* "we can repeal this because we wrote some new regulations coming out later this year that cover it" (not quite sticking to the theme, there)
* "we can repeal this because we don't need to regulate analogue TVs any more"

It's amazing. All that sound and fury about red tape, and it's basically the equivalent of the Law Commission's suggesting we can repeal a sixteenth-century militia act.

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This is an absolutely hilarious list: after much sound and fury, all the retained EU law identified for revocation is along the lines of "this was a temporary provision that expired in 2012", "this amends something we revoked already", or for a really ambitious one, "this licensing regime was introduced in 2007 and no-one has used it"

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On the second day
The radios failed; we turned the knobs; no answer.
On the third day a warship passed us, heading north,
Dead bodies piled on the deck…

—Edwin Muir, “The Horses”
#Scottish #literature #poetry #Orkney #Modernism #20thcentury #postapocalypse

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I am not a *great* expert in the fine art of SI drafting, but I feel like when the Scrutiny Committee puts out a press release to complain, you might have overstepped just a tiny bit.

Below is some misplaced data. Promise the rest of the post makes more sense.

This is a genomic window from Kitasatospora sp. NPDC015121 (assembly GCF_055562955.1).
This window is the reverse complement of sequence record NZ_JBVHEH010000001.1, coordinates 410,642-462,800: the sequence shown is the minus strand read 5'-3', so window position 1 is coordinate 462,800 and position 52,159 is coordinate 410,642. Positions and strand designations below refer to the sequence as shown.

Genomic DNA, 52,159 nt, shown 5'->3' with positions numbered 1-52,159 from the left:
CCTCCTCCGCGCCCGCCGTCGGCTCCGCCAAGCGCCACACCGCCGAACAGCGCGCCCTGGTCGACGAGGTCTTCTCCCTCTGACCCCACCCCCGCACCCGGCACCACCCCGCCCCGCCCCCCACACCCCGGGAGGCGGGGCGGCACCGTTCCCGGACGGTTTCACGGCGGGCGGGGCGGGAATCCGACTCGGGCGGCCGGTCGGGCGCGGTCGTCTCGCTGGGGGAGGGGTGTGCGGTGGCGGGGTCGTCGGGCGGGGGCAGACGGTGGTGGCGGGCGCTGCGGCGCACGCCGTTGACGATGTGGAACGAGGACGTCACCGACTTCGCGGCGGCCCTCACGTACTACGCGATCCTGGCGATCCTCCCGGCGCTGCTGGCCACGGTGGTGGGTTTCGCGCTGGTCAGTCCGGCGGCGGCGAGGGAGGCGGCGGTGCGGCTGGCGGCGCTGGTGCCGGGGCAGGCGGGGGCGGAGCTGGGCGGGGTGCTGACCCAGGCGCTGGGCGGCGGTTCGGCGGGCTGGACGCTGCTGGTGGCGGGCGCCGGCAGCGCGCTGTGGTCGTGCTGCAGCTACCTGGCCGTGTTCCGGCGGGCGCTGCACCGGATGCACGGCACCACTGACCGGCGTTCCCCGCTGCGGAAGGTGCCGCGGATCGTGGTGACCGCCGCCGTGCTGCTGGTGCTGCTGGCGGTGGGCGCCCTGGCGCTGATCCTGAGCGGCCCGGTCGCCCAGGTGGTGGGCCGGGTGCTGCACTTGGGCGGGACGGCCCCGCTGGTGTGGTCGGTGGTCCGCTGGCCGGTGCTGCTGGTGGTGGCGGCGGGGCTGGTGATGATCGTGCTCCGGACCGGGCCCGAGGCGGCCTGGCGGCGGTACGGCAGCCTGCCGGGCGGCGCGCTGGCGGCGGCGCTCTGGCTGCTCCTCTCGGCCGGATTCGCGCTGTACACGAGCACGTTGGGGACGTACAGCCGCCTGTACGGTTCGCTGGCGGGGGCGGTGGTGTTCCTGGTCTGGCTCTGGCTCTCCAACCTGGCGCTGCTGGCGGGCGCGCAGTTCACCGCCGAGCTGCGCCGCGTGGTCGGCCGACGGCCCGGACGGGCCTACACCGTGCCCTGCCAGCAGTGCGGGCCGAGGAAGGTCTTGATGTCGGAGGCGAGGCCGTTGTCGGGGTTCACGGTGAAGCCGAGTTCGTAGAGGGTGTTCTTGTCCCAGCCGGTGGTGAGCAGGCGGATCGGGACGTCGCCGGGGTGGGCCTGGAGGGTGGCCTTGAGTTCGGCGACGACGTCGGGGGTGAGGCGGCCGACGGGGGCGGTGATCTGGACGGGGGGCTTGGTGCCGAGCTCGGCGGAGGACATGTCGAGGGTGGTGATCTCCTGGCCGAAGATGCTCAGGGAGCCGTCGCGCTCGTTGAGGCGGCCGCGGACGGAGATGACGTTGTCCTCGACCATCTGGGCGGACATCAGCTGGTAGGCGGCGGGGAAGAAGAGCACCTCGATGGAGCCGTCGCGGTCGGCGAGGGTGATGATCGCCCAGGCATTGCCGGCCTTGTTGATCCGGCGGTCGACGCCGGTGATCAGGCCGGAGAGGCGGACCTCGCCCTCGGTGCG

"As far as we can ascertain, this is the first time a Government has sought to make changes to the law by making those changes through secondary legislation even though those same changes had been rejected by Parliament when introduced a short while before in primary legislation."

Today's experiment: barleyani. Biryani with pearl barley instead of rice. Actually... not too bad?

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As someone who has participated in multi-year edit wars over, yes, Nazi shit, I will say that my biggest concern here isn’t about unedited LLM text hitting wikipedia articles—that’s v bad but probably largely fixable—but with the way Talk page sophistry is about to become absolutely fucking unmanageable as malicious editors set chatbots to do their infinite argumentation for them

To generalize: LLMs on the web’s surfaces are bad. LLMs in the backstage are much worse.

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They are lang deid, folk that I used to ken
their firm set lips aa mowdert and agley,
sherp-tempert een rusty amang the cley…

—“Elegy” by Robert Garioch (1909–1981) – born #OTD, 9 May
Published in The Golden Treasury of Scottish Verse, @canongatebooks 2021
#Scottish #literature #Scots #ScotsLanguage #poetry

(exactly which green is the better green remains a little unclear, as they have decided the party visual guidelines must be kept secret from the masses - Labour used to do the same, but made them public recently. I'm sure there's a very clever reason at work, but all a bit odd.)

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vital update: the Green Party has rebranded, changing its preferred colour from "green" to "a bit more green".